There are rather strict selection rules as to the electronic configurations that can be reached by excitation by light—however there are no such rules for excitation by collision processes.

History and developments


The majority of fields in physics can be divided between theoretical work and experimental work,
and atomic physics is no exception. It is usually the case, but not always, that progress goes
in alternate cycles from an experimental observation, through to a theoretical explanation
followed by some predictions which may or may not be confirmed by experiment, and so on. Of course, the current state of technology at any given time can put limitations on what can be achieved experimentally and theoretically so it may take considerable time for theory to be refined.
One of the earliest steps towards atomic physics was the recognition that matter was composed
of atoms, in the modern sense of the basic unit of a chemical element
Chemical element
A chemical element is a pure chemical substance consisting of one type of atom distinguished by its atomic number, which is the number of protons in its nucleus. Familiar examples of elements include carbon, oxygen, aluminum, iron, copper, gold, mercury, and lead.As of November 2011, 118 elements...

. This theory was developed by the British chemist and physicist John Dalton
John Dalton
John Dalton FRS was an English chemist, meteorologist and physicist. He is best known for his pioneering work in the development of modern atomic theory, and his research into colour blindness .-Early life:John Dalton was born into a Quaker family at Eaglesfield, near Cockermouth, Cumberland,...

 in the 18th century. At this stage, it wasn't clear what atoms were although they could be described and classified by their properties (in bulk) in a periodic table
Periodic table
The periodic table of the chemical elements is a tabular display of the 118 known chemical elements organized by selected properties of their atomic structures. Elements are presented by increasing atomic number, the number of protons in an atom's atomic nucleus...

.
The true beginning of atomic physics is marked by the discovery of spectral line
Spectral line
A spectral line is a dark or bright line in an otherwise uniform and continuous spectrum, resulting from a deficiency or excess of photons in a narrow frequency range, compared with the nearby frequencies.- Types of line spectra :...

s and attempts to describe the phenomenon, most notably by Joseph von Fraunhofer
Joseph von Fraunhofer
Joseph von Fraunhofer was a German optician. He is known for the discovery of the dark absorption lines known as Fraunhofer lines in the Sun's spectrum, and for making excellent optical glass and achromatic telescope objectives.-Biography:Fraunhofer was born in Straubing, Bavaria...

. The study of these lines led to the Bohr atom model and to the birth of quantum mechanics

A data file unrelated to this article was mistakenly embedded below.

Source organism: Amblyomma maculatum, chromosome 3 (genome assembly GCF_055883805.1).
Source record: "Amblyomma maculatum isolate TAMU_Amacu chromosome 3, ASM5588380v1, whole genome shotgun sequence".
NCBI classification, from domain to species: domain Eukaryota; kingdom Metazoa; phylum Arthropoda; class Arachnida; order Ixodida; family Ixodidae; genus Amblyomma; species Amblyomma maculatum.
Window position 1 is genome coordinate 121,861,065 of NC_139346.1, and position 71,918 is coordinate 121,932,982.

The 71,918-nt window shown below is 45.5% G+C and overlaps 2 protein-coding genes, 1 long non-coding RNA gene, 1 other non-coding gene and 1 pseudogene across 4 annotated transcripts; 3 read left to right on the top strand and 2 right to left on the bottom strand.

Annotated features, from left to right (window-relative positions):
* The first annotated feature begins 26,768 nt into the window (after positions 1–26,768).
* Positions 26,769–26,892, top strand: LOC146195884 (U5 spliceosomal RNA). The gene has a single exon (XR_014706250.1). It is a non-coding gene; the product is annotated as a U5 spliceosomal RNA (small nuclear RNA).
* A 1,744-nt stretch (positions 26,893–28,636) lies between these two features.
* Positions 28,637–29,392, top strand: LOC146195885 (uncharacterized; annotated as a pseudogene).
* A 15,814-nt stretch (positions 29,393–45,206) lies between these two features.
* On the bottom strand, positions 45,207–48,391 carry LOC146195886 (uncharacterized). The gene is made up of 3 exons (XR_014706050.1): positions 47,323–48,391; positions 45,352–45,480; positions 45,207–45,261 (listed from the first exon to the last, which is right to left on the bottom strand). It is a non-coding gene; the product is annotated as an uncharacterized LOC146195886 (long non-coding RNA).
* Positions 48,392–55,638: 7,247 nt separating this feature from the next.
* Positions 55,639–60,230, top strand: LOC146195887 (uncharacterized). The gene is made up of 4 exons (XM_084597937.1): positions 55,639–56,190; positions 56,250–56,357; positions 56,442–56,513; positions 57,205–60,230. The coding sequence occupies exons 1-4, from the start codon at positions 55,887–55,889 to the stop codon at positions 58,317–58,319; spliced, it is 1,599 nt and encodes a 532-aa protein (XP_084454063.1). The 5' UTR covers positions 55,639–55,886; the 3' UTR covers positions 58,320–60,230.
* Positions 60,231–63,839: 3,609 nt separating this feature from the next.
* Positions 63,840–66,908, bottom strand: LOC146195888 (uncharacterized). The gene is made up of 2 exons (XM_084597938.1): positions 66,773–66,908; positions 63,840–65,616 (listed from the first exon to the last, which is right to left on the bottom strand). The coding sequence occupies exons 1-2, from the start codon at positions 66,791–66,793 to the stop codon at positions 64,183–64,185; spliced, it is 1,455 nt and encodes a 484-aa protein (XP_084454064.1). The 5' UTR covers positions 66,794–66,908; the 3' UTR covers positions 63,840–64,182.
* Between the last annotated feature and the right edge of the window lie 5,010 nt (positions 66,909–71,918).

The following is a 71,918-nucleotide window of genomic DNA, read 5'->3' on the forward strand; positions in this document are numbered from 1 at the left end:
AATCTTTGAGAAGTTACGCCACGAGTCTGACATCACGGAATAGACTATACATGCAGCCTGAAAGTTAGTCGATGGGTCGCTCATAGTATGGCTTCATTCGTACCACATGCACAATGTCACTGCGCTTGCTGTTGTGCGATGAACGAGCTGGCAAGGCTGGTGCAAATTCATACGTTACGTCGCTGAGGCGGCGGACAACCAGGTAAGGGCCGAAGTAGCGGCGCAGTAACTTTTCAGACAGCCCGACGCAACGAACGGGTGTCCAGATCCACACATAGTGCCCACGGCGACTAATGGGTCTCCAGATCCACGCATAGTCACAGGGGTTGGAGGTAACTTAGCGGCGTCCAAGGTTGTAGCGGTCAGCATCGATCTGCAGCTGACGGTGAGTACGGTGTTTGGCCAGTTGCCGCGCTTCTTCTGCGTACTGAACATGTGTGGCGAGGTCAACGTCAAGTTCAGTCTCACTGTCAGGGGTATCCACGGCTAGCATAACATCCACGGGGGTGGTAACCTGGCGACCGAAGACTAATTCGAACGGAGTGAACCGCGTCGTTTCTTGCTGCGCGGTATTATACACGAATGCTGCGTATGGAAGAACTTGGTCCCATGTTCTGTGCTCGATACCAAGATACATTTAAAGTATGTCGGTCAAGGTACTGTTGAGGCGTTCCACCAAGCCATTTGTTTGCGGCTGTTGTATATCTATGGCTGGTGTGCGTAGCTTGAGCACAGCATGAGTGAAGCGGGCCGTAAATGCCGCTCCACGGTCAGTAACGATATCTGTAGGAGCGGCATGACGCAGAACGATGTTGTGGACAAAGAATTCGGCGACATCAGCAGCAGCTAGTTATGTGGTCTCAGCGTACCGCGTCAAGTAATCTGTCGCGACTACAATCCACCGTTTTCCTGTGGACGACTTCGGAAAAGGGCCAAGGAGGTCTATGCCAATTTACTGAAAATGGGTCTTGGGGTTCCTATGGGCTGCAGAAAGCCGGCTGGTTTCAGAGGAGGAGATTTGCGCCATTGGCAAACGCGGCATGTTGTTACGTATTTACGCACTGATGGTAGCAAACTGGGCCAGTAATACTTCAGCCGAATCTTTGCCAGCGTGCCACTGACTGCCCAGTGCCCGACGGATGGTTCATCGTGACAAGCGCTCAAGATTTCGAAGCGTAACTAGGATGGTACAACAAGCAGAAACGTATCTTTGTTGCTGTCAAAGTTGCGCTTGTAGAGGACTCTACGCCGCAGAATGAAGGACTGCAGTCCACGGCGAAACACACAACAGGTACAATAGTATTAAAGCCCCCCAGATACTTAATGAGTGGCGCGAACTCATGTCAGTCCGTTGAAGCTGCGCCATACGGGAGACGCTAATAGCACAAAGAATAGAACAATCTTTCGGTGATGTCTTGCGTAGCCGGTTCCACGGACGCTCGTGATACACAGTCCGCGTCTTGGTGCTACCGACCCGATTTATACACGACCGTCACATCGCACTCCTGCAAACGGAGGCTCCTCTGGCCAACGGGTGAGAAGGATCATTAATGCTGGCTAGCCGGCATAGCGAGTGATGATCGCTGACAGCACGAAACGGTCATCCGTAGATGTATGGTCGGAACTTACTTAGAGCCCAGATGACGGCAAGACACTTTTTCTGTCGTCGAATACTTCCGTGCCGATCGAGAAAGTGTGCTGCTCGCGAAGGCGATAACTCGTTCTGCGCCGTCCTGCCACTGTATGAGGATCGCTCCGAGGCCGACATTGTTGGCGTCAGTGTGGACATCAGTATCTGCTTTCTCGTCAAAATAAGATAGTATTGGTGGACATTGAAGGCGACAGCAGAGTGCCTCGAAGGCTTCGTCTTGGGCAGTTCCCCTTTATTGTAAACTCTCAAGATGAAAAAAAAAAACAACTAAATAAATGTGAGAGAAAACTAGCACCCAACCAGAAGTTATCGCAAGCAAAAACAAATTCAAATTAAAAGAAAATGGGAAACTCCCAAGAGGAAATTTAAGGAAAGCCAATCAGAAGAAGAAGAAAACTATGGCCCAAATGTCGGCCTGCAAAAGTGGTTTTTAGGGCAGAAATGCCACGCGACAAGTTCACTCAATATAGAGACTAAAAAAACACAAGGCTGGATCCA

Quantum mechanics
Quantum mechanics, also known as quantum physics or quantum theory, is a branch of physics providing a mathematical description of much of the dual particle-like and wave-like behavior and interactions of energy and matter. It departs from classical mechanics primarily at the atomic and subatomic...

. In seeking to explain atomic spectra an entirely new mathematical model of matter was revealed. As far as atoms and their electron shells were concerned, not only did this yield a better overall description, i.e. the atomic orbital model, but it also provided a new theoretical basis for chemistry
Chemistry
Chemistry is the science of matter, especially its chemical reactions, but also its composition, structure and properties. Chemistry is concerned with atoms and their interactions with other atoms, and particularly with the properties of chemical bonds....


(quantum chemistry
Quantum chemistry
Quantum chemistry is a branch of chemistry whose primary focus is the application of quantum mechanics in physical models and experiments of chemical systems...

) and spectroscopy
Spectroscopy
Spectroscopy is the study of the interaction between matter and radiated energy. Historically, spectroscopy originated through the study of visible light dispersed according to its wavelength, e.g., by a prism. Later the concept was expanded greatly to comprise any interaction with radiative...

.

Since the Second World War
World War II
World War II, or the Second World War , was a global conflict lasting from 1939 to 1945, involving most of the world's nations—including all of the great powers—eventually forming two opposing military alliances: the Allies and the Axis...

, both theoretical and experimental fields have advanced at a rapid pace. This can be attributed to progress in computing technology which has allowed larger and more sophisticated models of atomic structure and associated collision processes. Similar technological advances in accelerators, detectors, magnetic field generation and laser
Laser
A laser is a device that emits light through a process of optical amplification based on the stimulated emission of photons. The term "laser" originated as an acronym for Light Amplification by Stimulated Emission of Radiation...